7 Reasons You Should Not Pay Off a Mortgage Before Retirement

Here’s why it often makes financial sense to carry a mortgage into retirement.

13 Small Gadgets Under $20 That Make Life Better
13 Small Gadgets Under $20 That Make Life Better

These inexpensive electronics will make your day-to-day life a little easier — and happier.

5 Ways to Put an End to Junk Mail
5 Ways to Put an End to Junk Mail

Here’s how to keep unwanted mail from clogging your mailbox and trash can.

5 Keys to Making Your Car Last for 200,000 Miles
5 Keys to Making Your Car Last for 200,000 Miles

Pushing your car to 200,000 miles — and beyond — can save you piles of cash. Here’s how to get there.

If My Spouse Dies, Can I Get Her Social Security?
If My Spouse Dies, Can I Get Her Social Security?

If a spouse dies, will the survivor collect the other’s share in addition to his or her own?

View this page without ads

Help us produce more money-saving articles and videos by subscribing to a membership.

Get Started

Most Popular
9 Things You’ll Never See at Costco Again
9 Things You’ll Never See at Costco Again

The warehouse store offers an enormous selection, but these products aren’t coming back.

11 Things Retirees Should Always Buy at Costco
11 Things Retirees Should Always Buy at Costco

This leader in bulk shopping is a great place to find discounts in the fixed-income years.

Over 50? The CDC Says You Need These 4 Vaccines
Over 50? The CDC Says You Need These 4 Vaccines

Fall is the time to schedule vaccines that can keep you healthy — and even save your life.

11 Household Items That Go Bad — or Become Dangerous
11 Household Items That Go Bad — or Become Dangerous

When you get the impulse to stockpile these everyday items, pay close attention to their expiration dates.

11 Senior Discounts for Anyone Age 55 or Older
11 Senior Discounts for Anyone Age 55 or Older

There is no need to wait until you’re 65 to take advantage of so-called “senior” discounts.

8 Things You Can Get for Free at Pharmacies
8 Things You Can Get for Free at Pharmacies

In this age of higher-priced drugs and complex health care systems, a trip to the pharmacy can spark worry. Freebies sure do help.

7 Ways to Boost Your Credit Score Fast
7 Ways to Boost Your Credit Score Fast

Your financial security might soon depend upon the strength of your credit score.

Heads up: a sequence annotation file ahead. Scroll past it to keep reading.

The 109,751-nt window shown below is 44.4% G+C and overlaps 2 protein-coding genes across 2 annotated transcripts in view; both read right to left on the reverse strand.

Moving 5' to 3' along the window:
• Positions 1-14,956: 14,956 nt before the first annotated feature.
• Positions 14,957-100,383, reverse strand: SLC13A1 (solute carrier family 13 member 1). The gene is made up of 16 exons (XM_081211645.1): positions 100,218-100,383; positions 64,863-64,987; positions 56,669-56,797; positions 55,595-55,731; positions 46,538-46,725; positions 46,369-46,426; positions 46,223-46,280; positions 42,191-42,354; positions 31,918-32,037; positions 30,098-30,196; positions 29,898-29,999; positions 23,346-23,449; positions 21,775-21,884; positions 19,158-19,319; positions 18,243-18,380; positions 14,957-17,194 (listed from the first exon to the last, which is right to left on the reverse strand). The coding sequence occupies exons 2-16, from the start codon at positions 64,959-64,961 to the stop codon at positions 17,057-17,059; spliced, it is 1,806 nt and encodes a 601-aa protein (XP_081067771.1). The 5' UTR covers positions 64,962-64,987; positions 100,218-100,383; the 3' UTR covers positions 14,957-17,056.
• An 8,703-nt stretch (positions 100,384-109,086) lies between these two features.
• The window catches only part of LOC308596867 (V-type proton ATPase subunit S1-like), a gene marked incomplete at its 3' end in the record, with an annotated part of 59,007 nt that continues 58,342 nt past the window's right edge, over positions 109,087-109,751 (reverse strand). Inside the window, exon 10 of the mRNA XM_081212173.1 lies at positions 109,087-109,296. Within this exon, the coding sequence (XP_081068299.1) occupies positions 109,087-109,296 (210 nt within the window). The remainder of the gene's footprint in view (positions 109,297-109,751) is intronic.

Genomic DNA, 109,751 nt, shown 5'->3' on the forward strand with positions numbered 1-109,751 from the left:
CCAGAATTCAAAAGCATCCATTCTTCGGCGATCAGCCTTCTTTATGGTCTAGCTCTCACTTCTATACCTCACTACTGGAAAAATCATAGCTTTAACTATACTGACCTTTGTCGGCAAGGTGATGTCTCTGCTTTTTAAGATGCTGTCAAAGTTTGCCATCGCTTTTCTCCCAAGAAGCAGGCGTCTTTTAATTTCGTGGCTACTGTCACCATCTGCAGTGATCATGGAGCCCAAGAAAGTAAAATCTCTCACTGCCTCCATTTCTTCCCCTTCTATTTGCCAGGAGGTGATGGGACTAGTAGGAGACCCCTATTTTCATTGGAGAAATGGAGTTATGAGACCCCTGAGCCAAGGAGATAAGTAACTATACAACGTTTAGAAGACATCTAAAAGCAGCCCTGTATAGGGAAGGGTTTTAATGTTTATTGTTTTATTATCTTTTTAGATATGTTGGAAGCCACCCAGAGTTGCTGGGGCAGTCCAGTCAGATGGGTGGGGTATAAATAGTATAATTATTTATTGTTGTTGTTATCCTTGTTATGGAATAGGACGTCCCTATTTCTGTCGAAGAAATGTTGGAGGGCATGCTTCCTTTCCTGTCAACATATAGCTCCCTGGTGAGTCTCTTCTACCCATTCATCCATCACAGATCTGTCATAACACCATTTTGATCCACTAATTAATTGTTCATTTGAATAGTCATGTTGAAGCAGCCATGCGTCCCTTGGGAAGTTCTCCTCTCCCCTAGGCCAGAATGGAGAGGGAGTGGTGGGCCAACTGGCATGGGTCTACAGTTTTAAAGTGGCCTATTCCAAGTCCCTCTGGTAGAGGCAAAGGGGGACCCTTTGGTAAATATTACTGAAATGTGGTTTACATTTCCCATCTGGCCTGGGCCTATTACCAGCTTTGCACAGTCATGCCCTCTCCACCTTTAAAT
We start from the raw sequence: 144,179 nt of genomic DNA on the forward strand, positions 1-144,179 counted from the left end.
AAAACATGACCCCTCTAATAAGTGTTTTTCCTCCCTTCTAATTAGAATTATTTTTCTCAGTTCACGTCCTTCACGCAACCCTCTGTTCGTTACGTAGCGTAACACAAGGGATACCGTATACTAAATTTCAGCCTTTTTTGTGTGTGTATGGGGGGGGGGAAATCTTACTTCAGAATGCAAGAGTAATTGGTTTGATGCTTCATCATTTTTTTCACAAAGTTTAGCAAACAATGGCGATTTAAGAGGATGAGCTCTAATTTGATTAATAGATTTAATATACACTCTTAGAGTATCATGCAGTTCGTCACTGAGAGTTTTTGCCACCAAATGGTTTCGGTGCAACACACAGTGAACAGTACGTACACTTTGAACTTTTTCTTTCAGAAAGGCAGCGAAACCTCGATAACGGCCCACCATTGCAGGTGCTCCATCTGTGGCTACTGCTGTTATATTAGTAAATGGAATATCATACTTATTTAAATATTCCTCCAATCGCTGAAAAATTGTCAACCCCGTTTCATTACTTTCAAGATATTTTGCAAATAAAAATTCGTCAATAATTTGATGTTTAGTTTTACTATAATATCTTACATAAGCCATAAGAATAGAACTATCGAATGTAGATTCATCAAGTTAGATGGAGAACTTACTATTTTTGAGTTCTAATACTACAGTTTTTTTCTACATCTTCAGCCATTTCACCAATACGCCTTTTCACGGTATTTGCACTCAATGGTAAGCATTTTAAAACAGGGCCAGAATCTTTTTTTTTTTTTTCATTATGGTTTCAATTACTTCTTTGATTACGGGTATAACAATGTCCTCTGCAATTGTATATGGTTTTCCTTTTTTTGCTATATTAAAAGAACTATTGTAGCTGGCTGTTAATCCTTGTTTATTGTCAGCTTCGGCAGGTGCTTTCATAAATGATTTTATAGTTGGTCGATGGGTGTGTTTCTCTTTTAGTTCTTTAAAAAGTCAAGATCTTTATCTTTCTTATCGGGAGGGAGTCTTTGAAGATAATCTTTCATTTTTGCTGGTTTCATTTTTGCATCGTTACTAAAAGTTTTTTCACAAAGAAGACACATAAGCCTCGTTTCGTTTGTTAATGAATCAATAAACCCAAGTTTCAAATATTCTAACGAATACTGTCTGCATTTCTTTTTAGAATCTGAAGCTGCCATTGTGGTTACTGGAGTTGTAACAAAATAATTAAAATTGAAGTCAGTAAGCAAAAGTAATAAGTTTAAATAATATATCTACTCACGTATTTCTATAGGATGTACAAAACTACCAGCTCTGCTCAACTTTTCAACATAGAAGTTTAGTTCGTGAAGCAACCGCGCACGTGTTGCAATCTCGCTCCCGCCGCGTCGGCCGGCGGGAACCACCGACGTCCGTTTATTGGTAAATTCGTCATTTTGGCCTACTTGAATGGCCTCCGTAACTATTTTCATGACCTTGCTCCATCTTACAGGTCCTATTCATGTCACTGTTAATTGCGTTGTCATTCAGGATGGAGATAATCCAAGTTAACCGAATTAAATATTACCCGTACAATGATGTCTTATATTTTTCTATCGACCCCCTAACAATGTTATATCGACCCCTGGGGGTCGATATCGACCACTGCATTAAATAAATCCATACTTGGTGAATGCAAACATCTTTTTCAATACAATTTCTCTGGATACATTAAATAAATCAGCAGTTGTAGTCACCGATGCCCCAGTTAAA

These Are the 4 Best Medicare Advantage Plans for 2020
These Are the 4 Best Medicare Advantage Plans for 2020

Medicare Advantage customers themselves rate these plans highest.

8 Major Retailers Closed for Thanksgiving This Year
8 Major Retailers Closed for Thanksgiving This Year

More big chains are closing on the holiday to give employees a break and discourage crowding for public safety reasons.

The 10 Most Commonly Stolen Vehicles in America
The 10 Most Commonly Stolen Vehicles in America

A new model parks atop the list of vehicles that thieves love to pilfer.

19 High-Paying Jobs You Can Get With a 2-Year Degree
19 High-Paying Jobs You Can Get With a 2-Year Degree

These jobs pay more than the typical job in the U.S. — and no bachelor’s degree is required.

The 15 Worst States for Retirees in 2020
The 15 Worst States for Retirees in 2020

Based on dozens of metrics tied to affordability, quality of life and health care, these are not ideal places to spend retirement.

5 Ways to Get Amazon Prime for Free
5 Ways to Get Amazon Prime for Free

Hesitant to drop $119 a year on an Amazon Prime membership? Here’s how to get it for free.

9 Deep Discounts Available on Amazon This Friday
9 Deep Discounts Available on Amazon This Friday

These items are all steeply discounted — but the deals won’t last long.

26 States That Do Not Tax Social Security Income
26 States That Do Not Tax Social Security Income

These states won’t tax any of your Social Security income — and in some cases, other types of retirement income.

10 Reasons Why You Should Actually Retire at 62
10 Reasons Why You Should Actually Retire at 62

If you can, here are several good reasons to retire earlier than we’re told to.

3 Ways to Get Microsoft Office for Free
3 Ways to Get Microsoft Office for Free

With a little ingenuity, you can cut Office costs to zero.

5 Things That Make Life More Meaningful for Retirees
5 Things That Make Life More Meaningful for Retirees

Retirees agree: These are the things that give them purpose and fulfillment in their golden years.

15 Amazon Purchases That We Are Loving Right Now
15 Amazon Purchases That We Are Loving Right Now

These practical products make everyday life a little easier.

View More Articles

View this page without ads

Help us produce more money-saving articles and videos by subscribing to a membership.

Get Started

Add a Comment

Our Policy: We welcome relevant and respectful comments in order to foster healthy and informative discussions. All other comments may be removed. Comments with links are automatically held for moderation.